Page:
Bill Introduced to End $5 Co-Pay That California Inmates Pay for Self-Initiated Medical Visits

Dentist Opanin Gyaami treats inmate Larry Butler in 2012, at a medical facility in Vacaville. (Credit: David Butow / for the Times)

Dentist Opanin Gyaami treats inmate Larry Butler in 2012, at a medical facility in Vacaville. (Credit: David Butow / for the Times)

San Quentin State Prison inmate Andre Erick Watson was diagnosed with throat cancer in 2007. His vocal cords feel weak, he said, his saliva glands hurt and he keeps losing teeth.

In May, the 73-year-old signed up to have a new pair of dentures made — his third set — and it left him with a $255 bill on top of a $5 co-payment for his visit to the medical care unit. With a prison plumbing job where he earns 18 cents an hour, Watson said it will take months to pay off the expenses.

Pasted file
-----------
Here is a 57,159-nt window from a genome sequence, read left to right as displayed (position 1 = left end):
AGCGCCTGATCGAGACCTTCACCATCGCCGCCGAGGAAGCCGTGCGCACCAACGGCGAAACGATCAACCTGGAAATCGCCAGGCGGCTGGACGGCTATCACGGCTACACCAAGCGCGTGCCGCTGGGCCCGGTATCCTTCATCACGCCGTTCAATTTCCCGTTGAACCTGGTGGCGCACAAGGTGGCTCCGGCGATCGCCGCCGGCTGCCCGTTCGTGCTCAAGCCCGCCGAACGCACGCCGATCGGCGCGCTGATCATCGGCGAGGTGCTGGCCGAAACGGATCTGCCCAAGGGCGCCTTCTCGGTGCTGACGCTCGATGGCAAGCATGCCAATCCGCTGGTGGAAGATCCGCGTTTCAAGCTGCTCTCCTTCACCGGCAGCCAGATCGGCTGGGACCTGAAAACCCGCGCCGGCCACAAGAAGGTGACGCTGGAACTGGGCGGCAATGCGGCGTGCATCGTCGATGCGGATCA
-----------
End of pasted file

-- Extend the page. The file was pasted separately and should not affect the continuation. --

“I still have no teeth and no money,” he said in a phone call this month, as he waits for his new dentures to get made. “It is very hard if you don’t have outside support.”

Thousands of California inmates like Watson struggle to cover their healthcare costs in prison every year, and Assemblyman Mark Stone (D-Scotts Valley) says the state should ease some of the burden. He has introduced a bill that would prevent the state Department of Corrections and Rehabilitation from charging a co-pay for self-initiated medical and dental visits that has some inmates choosing between buying soap or visiting the doctor.

Read the full story on LATimes.com.

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